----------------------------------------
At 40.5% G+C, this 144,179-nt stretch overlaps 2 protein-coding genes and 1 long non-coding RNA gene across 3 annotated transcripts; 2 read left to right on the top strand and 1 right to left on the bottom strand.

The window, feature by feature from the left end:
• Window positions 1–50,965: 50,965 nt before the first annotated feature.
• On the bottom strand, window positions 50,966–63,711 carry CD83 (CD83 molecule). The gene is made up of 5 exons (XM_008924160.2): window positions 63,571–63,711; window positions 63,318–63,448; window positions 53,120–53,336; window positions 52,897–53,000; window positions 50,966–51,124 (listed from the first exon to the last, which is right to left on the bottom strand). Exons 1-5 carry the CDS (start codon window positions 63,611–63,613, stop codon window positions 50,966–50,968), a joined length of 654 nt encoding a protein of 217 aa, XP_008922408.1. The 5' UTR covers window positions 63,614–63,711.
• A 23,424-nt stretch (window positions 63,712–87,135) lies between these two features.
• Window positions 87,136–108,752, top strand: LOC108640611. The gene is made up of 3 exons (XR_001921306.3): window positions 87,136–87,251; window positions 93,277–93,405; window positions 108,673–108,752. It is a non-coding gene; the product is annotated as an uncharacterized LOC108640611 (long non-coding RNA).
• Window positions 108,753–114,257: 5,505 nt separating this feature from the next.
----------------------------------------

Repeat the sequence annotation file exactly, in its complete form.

At 40.5% G+C, this 144,179-nt stretch overlaps 2 protein-coding genes and 1 long non-coding RNA gene across 3 annotated transcripts; 2 read left to right on the top strand and 1 right to left on the bottom strand.

The window, feature by feature from the left end:
• Window positions 1–50,965: 50,965 nt before the first annotated feature.
• On the bottom strand, window positions 50,966–63,711 carry CD83 (CD83 molecule). The gene is made up of 5 exons (XM_008924160.2): window positions 63,571–63,711; window positions 63,318–63,448; window positions 53,120–53,336; window positions 52,897–53,000; window positions 50,966–51,124 (listed from the first exon to the last, which is right to left on the bottom strand). Exons 1-5 carry the CDS (start codon window positions 63,611–63,613, stop codon window positions 50,966–50,968), a joined length of 654 nt encoding a protein of 217 aa, XP_008922408.1. The 5' UTR covers window positions 63,614–63,711.
• A 23,424-nt stretch (window positions 63,712–87,135) lies between these two features.
• Window positions 87,136–108,752, top strand: LOC108640611. The gene is made up of 3 exons (XR_001921306.3): window positions 87,136–87,251; window positions 93,277–93,405; window positions 108,673–108,752. It is a non-coding gene; the product is annotated as an uncharacterized LOC108640611 (long non-coding RNA).
• Window positions 108,753–114,257: 5,505 nt separating this feature from the next.